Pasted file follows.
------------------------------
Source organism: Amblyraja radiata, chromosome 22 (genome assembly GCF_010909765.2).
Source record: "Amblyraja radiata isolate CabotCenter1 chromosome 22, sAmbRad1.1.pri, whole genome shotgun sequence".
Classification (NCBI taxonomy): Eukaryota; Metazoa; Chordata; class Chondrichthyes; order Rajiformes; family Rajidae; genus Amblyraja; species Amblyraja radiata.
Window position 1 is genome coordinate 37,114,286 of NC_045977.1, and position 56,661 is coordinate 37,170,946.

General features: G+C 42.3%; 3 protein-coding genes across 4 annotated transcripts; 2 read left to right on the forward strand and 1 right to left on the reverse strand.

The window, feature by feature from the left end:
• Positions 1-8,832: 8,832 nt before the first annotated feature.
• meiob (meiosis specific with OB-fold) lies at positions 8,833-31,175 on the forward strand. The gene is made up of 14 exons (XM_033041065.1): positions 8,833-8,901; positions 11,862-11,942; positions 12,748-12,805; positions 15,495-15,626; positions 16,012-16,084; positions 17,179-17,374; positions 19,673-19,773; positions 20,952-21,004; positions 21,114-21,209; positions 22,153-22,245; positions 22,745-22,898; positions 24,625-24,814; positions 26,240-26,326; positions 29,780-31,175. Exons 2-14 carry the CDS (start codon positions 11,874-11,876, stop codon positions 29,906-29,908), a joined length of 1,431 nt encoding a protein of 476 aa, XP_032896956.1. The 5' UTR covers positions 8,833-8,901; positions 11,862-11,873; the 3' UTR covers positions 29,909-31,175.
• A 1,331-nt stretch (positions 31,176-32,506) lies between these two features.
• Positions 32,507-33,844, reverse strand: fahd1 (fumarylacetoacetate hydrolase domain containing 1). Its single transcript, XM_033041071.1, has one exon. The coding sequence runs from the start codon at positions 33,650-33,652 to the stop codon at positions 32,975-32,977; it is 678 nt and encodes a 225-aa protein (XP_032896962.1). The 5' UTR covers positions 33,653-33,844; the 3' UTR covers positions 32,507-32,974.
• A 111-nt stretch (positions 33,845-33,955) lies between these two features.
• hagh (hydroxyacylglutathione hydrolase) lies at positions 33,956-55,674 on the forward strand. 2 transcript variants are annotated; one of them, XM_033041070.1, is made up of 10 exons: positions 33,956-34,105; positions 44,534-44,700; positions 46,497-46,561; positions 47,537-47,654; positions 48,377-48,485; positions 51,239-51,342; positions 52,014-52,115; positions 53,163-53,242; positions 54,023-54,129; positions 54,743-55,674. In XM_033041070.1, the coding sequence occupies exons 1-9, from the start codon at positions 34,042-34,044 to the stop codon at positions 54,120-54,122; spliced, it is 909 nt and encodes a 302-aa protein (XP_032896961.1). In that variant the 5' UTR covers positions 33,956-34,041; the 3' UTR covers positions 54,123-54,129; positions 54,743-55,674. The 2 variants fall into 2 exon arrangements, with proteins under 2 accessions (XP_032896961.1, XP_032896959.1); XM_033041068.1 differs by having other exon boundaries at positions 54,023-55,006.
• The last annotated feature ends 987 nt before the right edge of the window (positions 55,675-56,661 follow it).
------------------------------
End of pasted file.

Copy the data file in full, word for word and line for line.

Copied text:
Source organism: Amblyraja radiata, chromosome 22 (genome assembly GCF_010909765.2).
Source record: "Amblyraja radiata isolate CabotCenter1 chromosome 22, sAmbRad1.1.pri, whole genome shotgun sequence".
Classification (NCBI taxonomy): Eukaryota; Metazoa; Chordata; class Chondrichthyes; order Rajiformes; family Rajidae; genus Amblyraja; species Amblyraja radiata.
Window position 1 is genome coordinate 37,114,286 of NC_045977.1, and position 56,661 is coordinate 37,170,946.

General features: G+C 42.3%; 3 protein-coding genes across 4 annotated transcripts; 2 read left to right on the forward strand and 1 right to left on the reverse strand.

The window, feature by feature from the left end:
• Positions 1-8,832: 8,832 nt before the first annotated feature.
• meiob (meiosis specific with OB-fold) lies at positions 8,833-31,175 on the forward strand. The gene is made up of 14 exons (XM_033041065.1): positions 8,833-8,901; positions 11,862-11,942; positions 12,748-12,805; positions 15,495-15,626; positions 16,012-16,084; positions 17,179-17,374; positions 19,673-19,773; positions 20,952-21,004; positions 21,114-21,209; positions 22,153-22,245; positions 22,745-22,898; positions 24,625-24,814; positions 26,240-26,326; positions 29,780-31,175. Exons 2-14 carry the CDS (start codon positions 11,874-11,876, stop codon positions 29,906-29,908), a joined length of 1,431 nt encoding a protein of 476 aa, XP_032896956.1. The 5' UTR covers positions 8,833-8,901; positions 11,862-11,873; the 3' UTR covers positions 29,909-31,175.
• A 1,331-nt stretch (positions 31,176-32,506) lies between these two features.
• Positions 32,507-33,844, reverse strand: fahd1 (fumarylacetoacetate hydrolase domain containing 1). Its single transcript, XM_033041071.1, has one exon. The coding sequence runs from the start codon at positions 33,650-33,652 to the stop codon at positions 32,975-32,977; it is 678 nt and encodes a 225-aa protein (XP_032896962.1). The 5' UTR covers positions 33,653-33,844; the 3' UTR covers positions 32,507-32,974.
• A 111-nt stretch (positions 33,845-33,955) lies between these two features.
• hagh (hydroxyacylglutathione hydrolase) lies at positions 33,956-55,674 on the forward strand. 2 transcript variants are annotated; one of them, XM_033041070.1, is made up of 10 exons: positions 33,956-34,105; positions 44,534-44,700; positions 46,497-46,561; positions 47,537-47,654; positions 48,377-48,485; positions 51,239-51,342; positions 52,014-52,115; positions 53,163-53,242; positions 54,023-54,129; positions 54,743-55,674. In XM_033041070.1, the coding sequence occupies exons 1-9, from the start codon at positions 34,042-34,044 to the stop codon at positions 54,120-54,122; spliced, it is 909 nt and encodes a 302-aa protein (XP_032896961.1). In that variant the 5' UTR covers positions 33,956-34,041; the 3' UTR covers positions 54,123-54,129; positions 54,743-55,674. The 2 variants fall into 2 exon arrangements, with proteins under 2 accessions (XP_032896961.1, XP_032896959.1); XM_033041068.1 differs by having other exon boundaries at positions 54,023-55,006.
• The last annotated feature ends 987 nt before the right edge of the window (positions 55,675-56,661 follow it).